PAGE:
We sat down with our partners at Skanska. How would we create negative air in that space? How would we even get demo material out – and equipment and supplies in?
The only way, we decided, was to build an airlock elevator, from the first floor, up and through the roof.
Skanska cut a hole in the roof, constructed the elevator shaft and built a doghouse to sit on top, for entry and exit. Our job was to come up with the mechanical system necessary to keep the entire space negative, including the operating rooms slated for renovation.
“We hooked up a negative air fan with HEPA filtration to exhaust the shaft,” Strine recalls. “Then we created a two-room, dual-door system where only one door could be opened at a time. It’s like a clean room airlock, and it kept the shaft negative with one door open.”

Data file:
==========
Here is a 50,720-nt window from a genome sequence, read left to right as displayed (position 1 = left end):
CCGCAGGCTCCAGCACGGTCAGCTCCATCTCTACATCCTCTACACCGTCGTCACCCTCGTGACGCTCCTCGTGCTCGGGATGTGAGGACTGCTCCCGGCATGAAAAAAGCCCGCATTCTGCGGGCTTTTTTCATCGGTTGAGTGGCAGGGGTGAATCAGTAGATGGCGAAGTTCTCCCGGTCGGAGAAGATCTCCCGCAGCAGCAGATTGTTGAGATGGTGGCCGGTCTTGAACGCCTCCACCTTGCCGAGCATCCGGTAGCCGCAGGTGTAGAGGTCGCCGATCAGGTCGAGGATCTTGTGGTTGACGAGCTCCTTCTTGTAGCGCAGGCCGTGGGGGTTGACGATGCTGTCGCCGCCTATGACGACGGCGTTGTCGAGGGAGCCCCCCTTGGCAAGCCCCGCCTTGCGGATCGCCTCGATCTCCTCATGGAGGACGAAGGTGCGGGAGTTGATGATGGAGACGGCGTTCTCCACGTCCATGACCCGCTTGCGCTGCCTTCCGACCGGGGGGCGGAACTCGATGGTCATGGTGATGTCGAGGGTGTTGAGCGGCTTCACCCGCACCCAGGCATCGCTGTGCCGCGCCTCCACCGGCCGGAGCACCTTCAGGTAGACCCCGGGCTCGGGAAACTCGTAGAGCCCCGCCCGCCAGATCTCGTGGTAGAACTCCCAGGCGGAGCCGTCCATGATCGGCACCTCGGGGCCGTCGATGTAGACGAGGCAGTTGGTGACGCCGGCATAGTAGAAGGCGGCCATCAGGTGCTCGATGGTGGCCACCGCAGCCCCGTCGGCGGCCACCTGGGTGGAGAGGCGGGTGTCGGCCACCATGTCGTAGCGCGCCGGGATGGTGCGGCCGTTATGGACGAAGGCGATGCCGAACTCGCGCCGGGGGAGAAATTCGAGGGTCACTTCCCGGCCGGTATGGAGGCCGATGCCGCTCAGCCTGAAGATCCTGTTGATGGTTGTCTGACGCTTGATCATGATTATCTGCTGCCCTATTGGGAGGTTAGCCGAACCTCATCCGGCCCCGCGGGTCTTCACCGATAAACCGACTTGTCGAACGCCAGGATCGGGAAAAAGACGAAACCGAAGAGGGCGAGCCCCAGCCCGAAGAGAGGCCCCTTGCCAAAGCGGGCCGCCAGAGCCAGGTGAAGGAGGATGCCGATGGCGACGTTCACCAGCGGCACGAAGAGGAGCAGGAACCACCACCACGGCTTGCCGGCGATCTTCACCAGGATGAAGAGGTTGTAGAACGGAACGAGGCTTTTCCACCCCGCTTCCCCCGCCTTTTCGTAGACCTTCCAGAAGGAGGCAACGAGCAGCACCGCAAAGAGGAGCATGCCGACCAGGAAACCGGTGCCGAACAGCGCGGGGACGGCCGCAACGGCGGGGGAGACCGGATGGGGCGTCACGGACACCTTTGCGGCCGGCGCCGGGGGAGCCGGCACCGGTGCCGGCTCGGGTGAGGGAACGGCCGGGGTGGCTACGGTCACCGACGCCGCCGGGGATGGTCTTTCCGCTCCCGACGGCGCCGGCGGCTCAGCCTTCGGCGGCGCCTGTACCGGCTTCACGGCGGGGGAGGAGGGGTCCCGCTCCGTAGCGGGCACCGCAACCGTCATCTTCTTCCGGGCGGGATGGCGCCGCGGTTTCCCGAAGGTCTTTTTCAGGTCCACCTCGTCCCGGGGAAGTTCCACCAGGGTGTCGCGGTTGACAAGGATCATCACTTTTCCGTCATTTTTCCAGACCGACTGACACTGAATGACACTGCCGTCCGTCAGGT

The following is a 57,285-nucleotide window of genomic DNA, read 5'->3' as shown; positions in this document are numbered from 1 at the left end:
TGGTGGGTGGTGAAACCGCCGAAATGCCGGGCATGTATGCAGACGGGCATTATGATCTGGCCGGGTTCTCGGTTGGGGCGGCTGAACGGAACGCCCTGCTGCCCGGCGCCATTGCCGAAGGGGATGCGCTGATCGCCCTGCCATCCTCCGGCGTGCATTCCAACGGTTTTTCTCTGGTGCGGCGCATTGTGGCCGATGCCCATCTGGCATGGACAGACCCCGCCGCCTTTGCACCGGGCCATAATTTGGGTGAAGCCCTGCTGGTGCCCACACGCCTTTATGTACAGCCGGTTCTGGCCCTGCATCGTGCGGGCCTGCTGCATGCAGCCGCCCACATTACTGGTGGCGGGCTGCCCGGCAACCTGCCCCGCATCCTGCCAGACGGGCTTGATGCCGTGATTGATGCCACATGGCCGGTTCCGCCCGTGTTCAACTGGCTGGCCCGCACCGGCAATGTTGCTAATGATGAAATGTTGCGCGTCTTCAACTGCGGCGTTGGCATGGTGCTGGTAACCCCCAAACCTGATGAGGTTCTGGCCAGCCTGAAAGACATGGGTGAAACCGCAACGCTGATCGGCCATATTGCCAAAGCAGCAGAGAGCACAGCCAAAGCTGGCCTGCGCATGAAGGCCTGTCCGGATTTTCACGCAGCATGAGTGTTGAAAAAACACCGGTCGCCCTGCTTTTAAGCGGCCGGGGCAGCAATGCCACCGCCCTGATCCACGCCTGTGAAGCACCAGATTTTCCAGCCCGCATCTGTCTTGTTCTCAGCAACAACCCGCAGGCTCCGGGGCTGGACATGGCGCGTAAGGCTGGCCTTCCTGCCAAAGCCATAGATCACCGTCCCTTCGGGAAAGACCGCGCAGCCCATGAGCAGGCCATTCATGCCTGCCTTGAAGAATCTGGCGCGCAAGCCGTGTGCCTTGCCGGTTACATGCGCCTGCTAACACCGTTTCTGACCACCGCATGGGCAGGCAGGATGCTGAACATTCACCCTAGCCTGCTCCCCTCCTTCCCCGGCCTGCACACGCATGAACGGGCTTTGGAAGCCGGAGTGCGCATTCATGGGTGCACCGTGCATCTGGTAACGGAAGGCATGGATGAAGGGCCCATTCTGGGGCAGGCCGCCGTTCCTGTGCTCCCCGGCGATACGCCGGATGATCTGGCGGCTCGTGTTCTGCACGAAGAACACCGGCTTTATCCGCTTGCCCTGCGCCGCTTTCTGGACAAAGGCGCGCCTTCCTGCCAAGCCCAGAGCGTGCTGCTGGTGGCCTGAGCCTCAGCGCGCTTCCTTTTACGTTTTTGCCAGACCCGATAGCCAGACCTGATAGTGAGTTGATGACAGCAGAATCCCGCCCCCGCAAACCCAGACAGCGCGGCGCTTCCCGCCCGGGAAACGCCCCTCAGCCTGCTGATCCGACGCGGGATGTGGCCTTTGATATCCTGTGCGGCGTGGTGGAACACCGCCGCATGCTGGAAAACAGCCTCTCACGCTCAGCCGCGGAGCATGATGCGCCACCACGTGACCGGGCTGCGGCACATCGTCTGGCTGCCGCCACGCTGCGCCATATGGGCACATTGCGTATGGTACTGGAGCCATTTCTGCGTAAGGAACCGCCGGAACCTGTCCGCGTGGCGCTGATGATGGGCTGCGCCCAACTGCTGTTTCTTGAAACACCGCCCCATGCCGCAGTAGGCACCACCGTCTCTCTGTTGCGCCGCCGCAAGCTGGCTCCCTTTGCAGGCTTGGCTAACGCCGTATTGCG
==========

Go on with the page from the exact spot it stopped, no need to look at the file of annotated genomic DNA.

With negative pressure established, we could get on with the HVAC, plumbing and process piping work – but never while people were in surgery.
“Any shields we had to drill into the concrete had to be done early,” Strine says. “So we’d come in at 4 a.m. and drill all of the shields for the day. It was important to plan carefully and have all of our shields and anchors ready, and have all the hangers in place.”
That planning saved the day. The project came in on time, on budget. And ever since, Piedmont has been able to provide surgical care for many more patients.